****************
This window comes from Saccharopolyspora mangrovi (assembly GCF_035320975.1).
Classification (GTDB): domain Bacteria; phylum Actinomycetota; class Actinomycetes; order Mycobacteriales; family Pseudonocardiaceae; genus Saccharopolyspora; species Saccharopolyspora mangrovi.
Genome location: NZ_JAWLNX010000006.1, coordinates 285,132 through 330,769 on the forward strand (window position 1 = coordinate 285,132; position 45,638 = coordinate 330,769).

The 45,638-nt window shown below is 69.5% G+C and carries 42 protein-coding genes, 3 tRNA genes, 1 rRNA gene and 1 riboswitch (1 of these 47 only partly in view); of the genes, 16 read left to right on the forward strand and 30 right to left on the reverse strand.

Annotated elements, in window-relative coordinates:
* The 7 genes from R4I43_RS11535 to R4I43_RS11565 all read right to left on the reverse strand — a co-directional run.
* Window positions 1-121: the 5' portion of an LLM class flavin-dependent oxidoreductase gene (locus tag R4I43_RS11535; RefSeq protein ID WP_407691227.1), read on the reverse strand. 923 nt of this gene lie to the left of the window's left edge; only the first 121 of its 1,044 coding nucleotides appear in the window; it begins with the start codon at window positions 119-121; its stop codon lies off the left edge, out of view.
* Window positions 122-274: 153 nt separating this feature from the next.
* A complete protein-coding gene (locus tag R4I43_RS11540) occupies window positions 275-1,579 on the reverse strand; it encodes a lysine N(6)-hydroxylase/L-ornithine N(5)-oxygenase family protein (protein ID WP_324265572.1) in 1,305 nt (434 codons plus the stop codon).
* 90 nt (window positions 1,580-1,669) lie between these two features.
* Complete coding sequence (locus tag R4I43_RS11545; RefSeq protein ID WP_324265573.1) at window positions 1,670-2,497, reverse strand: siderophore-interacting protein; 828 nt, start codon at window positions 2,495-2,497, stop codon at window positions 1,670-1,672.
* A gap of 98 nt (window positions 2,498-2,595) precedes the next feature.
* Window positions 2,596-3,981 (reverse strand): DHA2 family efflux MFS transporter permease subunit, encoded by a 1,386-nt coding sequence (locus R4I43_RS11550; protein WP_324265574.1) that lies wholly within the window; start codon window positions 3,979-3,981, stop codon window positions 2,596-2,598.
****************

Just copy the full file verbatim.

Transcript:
This window comes from Saccharopolyspora mangrovi (assembly GCF_035320975.1).
Classification (GTDB): domain Bacteria; phylum Actinomycetota; class Actinomycetes; order Mycobacteriales; family Pseudonocardiaceae; genus Saccharopolyspora; species Saccharopolyspora mangrovi.
Genome location: NZ_JAWLNX010000006.1, coordinates 285,132 through 330,769 on the forward strand (window position 1 = coordinate 285,132; position 45,638 = coordinate 330,769).

The 45,638-nt window shown below is 69.5% G+C and carries 42 protein-coding genes, 3 tRNA genes, 1 rRNA gene and 1 riboswitch (1 of these 47 only partly in view); of the genes, 16 read left to right on the forward strand and 30 right to left on the reverse strand.

Annotated elements, in window-relative coordinates:
* The 7 genes from R4I43_RS11535 to R4I43_RS11565 all read right to left on the reverse strand — a co-directional run.
* Window positions 1-121: the 5' portion of an LLM class flavin-dependent oxidoreductase gene (locus tag R4I43_RS11535; RefSeq protein ID WP_407691227.1), read on the reverse strand. 923 nt of this gene lie to the left of the window's left edge; only the first 121 of its 1,044 coding nucleotides appear in the window; it begins with the start codon at window positions 119-121; its stop codon lies off the left edge, out of view.
* Window positions 122-274: 153 nt separating this feature from the next.
* A complete protein-coding gene (locus tag R4I43_RS11540) occupies window positions 275-1,579 on the reverse strand; it encodes a lysine N(6)-hydroxylase/L-ornithine N(5)-oxygenase family protein (protein ID WP_324265572.1) in 1,305 nt (434 codons plus the stop codon).
* 90 nt (window positions 1,580-1,669) lie between these two features.
* Complete coding sequence (locus tag R4I43_RS11545; RefSeq protein ID WP_324265573.1) at window positions 1,670-2,497, reverse strand: siderophore-interacting protein; 828 nt, start codon at window positions 2,495-2,497, stop codon at window positions 1,670-1,672.
* A gap of 98 nt (window positions 2,498-2,595) precedes the next feature.
* Window positions 2,596-3,981 (reverse strand): DHA2 family efflux MFS transporter permease subunit, encoded by a 1,386-nt coding sequence (locus R4I43_RS11550; protein WP_324265574.1) that lies wholly within the window; start codon window positions 3,979-3,981, stop codon window positions 2,596-2,598.